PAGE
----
Used to be my favorite books were the Merlin series by Mary Stewart, and now I am afraid my beloved Myrddin Emrys has fallen to the number two spot.
The story here reads like a historical fiction cake with magic icing. The story is told with the point of view changing from chapter to chapter and adds a dimension of engaging complexity that makes the whole story seem all the more real, and all the more magical.
I was concerned when I purchased this that it might be some endlessly tedious description of knights in battle, but its not. It is a very character- driven human story with castles and dragons.
As a point of interest, there is what I imagine to be a true representation of medieval life. There is much violence including but certainly not limited to the murder of children and rape. The author does not dwell on these things or glorify them. To my mind, as I said, it seems to to be true to the reality of life at that time.
And dont forget, there is magic too! Here again the author handles this element so that it is impotant, but it is not the focus of the story.
I cannot imagine hearing this tale and not wanting the hear the rest of the series so be aware that there are 3 more available. The next two are read by the brilliant, great, incomparable Roy Dotrice. The fourth in the series is read by John Lee.
We are all waiting for Mr Martin to finish writing the fifth.
this review will be about the audio performance and not concern the story itself. I am delighted that we the audience were heard, and that Roy Dotrice has returned. The audio performance of book 4 was a crime against fiction.
But this performance is no where near as good as were the 1st 3 books and I am angered that no one involved in this production cared enough to make it better. Was there no director? Was Mr Dotrice given time enough to prepare? Was this project not worth the bother of continuity?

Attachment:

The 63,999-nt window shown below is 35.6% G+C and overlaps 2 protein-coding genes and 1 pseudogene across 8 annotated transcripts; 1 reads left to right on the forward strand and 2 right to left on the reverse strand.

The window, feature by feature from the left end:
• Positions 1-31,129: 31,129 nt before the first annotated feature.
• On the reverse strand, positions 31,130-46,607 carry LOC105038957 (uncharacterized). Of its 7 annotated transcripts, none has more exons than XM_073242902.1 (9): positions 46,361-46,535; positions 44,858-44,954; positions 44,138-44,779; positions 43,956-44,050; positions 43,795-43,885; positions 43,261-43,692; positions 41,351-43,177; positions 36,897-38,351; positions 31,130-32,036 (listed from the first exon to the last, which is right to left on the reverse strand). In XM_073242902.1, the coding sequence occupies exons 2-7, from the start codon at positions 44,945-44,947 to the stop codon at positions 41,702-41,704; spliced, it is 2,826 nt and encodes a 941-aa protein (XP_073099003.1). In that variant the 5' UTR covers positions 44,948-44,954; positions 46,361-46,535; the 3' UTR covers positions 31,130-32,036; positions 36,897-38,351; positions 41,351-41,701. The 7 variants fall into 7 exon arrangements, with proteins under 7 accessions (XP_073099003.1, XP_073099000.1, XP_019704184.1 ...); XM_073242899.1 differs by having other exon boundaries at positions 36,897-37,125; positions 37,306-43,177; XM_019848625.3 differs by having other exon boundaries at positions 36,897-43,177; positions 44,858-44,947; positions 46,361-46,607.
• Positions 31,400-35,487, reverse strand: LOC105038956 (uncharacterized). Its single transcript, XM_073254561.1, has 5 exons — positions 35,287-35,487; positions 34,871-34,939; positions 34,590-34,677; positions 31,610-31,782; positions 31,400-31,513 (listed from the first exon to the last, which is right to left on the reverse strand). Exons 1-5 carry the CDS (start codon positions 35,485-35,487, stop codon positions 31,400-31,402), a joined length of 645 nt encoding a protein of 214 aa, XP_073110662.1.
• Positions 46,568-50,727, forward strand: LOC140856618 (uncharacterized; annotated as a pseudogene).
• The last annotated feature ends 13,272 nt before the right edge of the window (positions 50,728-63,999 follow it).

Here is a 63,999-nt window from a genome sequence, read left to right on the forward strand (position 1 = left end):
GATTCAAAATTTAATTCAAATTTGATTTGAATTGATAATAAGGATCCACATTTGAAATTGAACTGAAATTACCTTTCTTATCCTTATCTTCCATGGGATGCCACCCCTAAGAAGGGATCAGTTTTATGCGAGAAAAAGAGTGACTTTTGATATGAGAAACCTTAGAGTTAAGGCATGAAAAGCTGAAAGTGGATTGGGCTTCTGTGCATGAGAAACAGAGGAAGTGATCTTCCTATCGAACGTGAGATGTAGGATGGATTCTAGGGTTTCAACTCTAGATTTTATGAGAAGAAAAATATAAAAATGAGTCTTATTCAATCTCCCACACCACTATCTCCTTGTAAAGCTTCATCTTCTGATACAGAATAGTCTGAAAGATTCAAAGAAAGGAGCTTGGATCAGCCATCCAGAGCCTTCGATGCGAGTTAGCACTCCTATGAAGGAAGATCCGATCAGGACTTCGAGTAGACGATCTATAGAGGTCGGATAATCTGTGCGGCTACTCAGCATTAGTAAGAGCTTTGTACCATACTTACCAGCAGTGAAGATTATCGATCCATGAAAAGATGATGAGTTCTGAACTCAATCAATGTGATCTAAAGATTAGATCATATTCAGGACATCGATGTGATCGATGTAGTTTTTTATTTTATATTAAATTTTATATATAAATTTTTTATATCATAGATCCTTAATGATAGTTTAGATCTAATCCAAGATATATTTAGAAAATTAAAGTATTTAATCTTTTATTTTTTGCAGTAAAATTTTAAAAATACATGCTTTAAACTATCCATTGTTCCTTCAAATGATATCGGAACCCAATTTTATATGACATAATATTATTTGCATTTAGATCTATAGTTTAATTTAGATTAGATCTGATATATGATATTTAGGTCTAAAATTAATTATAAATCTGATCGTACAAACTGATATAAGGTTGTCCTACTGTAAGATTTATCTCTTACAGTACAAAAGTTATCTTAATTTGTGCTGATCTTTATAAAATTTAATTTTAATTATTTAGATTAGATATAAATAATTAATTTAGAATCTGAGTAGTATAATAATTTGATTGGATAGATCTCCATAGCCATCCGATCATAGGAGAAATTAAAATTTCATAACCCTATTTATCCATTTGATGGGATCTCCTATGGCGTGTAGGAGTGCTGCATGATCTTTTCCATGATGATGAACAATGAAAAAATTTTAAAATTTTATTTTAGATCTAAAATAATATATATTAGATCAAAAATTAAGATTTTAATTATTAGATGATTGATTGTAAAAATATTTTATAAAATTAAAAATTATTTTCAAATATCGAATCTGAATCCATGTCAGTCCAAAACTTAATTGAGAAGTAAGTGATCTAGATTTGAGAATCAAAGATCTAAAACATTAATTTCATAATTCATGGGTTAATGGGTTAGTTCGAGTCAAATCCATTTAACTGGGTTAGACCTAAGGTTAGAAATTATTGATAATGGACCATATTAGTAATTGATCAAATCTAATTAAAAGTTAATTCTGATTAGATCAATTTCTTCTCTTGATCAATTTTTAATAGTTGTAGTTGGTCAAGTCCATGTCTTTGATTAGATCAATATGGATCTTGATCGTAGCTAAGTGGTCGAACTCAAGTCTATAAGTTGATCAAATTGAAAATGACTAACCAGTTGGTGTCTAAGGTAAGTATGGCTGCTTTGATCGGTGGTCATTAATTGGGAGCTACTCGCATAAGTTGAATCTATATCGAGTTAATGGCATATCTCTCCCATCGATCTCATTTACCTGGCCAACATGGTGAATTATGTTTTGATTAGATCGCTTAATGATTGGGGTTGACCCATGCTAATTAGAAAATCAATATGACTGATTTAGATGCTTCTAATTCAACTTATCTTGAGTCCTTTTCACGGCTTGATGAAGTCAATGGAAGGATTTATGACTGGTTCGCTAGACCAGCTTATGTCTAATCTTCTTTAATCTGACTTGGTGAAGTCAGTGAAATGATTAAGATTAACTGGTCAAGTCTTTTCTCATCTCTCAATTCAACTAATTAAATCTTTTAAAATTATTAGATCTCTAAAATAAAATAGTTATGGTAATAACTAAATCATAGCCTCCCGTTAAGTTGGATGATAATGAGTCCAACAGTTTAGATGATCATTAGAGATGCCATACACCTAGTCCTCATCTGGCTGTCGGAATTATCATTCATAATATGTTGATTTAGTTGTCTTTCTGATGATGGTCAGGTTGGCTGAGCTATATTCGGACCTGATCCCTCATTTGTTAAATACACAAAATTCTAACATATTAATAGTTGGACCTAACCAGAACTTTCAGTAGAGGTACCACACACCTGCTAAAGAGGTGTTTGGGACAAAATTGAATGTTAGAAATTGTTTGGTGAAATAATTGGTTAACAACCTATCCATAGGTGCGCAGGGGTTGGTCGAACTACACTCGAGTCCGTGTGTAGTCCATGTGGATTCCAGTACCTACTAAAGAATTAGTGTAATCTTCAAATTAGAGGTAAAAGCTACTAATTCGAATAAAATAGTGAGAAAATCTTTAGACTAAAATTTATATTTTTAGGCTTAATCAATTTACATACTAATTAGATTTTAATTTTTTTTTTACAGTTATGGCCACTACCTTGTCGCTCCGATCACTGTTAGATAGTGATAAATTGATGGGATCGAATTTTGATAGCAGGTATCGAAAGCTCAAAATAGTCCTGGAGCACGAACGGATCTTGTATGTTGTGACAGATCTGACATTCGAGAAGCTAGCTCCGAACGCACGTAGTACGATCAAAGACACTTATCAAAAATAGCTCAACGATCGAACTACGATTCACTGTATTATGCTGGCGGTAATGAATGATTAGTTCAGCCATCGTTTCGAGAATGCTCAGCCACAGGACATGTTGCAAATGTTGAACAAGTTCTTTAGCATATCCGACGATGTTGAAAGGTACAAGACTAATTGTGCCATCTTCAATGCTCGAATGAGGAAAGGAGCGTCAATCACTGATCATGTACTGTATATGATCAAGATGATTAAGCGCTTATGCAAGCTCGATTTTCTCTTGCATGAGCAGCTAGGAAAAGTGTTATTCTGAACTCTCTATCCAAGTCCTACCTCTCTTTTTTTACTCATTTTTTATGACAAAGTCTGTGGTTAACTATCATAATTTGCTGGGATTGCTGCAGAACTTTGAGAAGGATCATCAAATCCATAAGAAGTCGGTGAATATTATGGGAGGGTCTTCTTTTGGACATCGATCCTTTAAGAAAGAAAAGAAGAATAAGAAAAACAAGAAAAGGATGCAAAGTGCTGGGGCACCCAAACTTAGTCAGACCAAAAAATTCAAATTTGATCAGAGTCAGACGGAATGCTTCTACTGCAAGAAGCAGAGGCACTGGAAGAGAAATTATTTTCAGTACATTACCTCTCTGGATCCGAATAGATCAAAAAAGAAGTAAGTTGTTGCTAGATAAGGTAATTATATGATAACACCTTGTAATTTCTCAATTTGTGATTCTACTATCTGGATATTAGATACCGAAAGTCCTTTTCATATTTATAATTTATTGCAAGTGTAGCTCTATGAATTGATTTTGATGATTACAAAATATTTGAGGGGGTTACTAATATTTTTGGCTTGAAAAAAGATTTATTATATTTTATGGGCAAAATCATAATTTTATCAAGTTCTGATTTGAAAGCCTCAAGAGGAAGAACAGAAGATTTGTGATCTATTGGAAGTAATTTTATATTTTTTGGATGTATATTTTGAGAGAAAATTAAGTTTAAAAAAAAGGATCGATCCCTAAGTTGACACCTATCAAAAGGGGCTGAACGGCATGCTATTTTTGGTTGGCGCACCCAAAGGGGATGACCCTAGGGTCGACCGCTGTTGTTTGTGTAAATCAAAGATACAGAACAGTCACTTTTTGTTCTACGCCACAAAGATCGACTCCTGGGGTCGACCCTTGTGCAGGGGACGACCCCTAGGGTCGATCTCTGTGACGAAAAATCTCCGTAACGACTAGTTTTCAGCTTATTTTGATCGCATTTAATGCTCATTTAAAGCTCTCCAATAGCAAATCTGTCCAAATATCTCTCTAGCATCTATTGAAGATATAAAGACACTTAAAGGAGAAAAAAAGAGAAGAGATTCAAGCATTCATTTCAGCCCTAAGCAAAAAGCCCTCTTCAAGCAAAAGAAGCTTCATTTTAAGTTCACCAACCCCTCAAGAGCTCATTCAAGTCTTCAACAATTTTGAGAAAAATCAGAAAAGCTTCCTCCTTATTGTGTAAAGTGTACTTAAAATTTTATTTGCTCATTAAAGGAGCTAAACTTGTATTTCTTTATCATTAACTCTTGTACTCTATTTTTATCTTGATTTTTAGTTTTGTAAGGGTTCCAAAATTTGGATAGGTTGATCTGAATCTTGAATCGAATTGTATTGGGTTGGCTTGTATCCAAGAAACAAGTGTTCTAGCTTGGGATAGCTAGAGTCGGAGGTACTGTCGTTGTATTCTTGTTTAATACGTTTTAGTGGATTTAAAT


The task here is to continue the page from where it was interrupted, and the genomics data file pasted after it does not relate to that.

I echo the criticisms of all the others who said that Dany's voice is terrible. But also its much harder to tell the difference between the characters speaking and the thoughts they don't voice. In previous books there was no question. And some of the emotionality is just wrong. For example, I don't think this is a spoiler, Jon thinks to himself that he must kill the boy inside himself to become a man. But the thought " kill the boy" is delivered with a venomous rage that would be more appropriate were Jon thinking about Theon. The depth and perception of the earlier work is betrayed here.
its still way better than book 4
One small mention of the writing itself - this book is coarser in a lot of ways and made even more so by lots of chatter about bodily functions and elimination behaviors. That the narrative has been peppered with references like this all along has never bothered me, but this one has too much. Its cheap.
I can't help but think they didnt give it enough time or perhaps they just see the audio as income and not as at artform with intrinsic value. Its such a pity. I feel like Christmas was cancelled this year
the story is in third person and has a very engaging start, characters are well drawn and the story moves apace. The second half degenerates into the same post- apocalyptic para- military society crapola that has been done to death. I simply cannot relate to characters who regard a cache of guns with holy reverence. Might as well let the creepies have all the people if thats the best they can do. I didnt make it all the way though and I won't ever listen again
The story was dull, flat. And the reading was drooooning. I loved the First Man in Rome. I gave up on this after 4 hours.
The story is essentially a mystery investigation with some magic. The characters are engaging and the story was not predictable. That is what really matters in a mystery. I look forward to this detective in future stories. I would like to get to know him better.
Michael Kramer is a great story teller, his English accent slips alot, and while I did notice I was suprised that I really did not mind. He was a pleasure to listen to.
I find the narrator of this book a terrible distraction. Imagine William Shatner with a British inflection. It seems more like a parody of a reading than anything else.
Instead of listening to the story I find myself listening to the letter "T". How forcefully do you nead to spit that out? It is possible and often appropriate to say the word "wonder" without dropping to a breathy whisper and making the "o" last 3 beats.
I loved Roy Dotrice and listen to audiobooks almost every day. Every new narrator takes a little getting used to, but I can't get used to this. Its terrible. Horrifyly bad.
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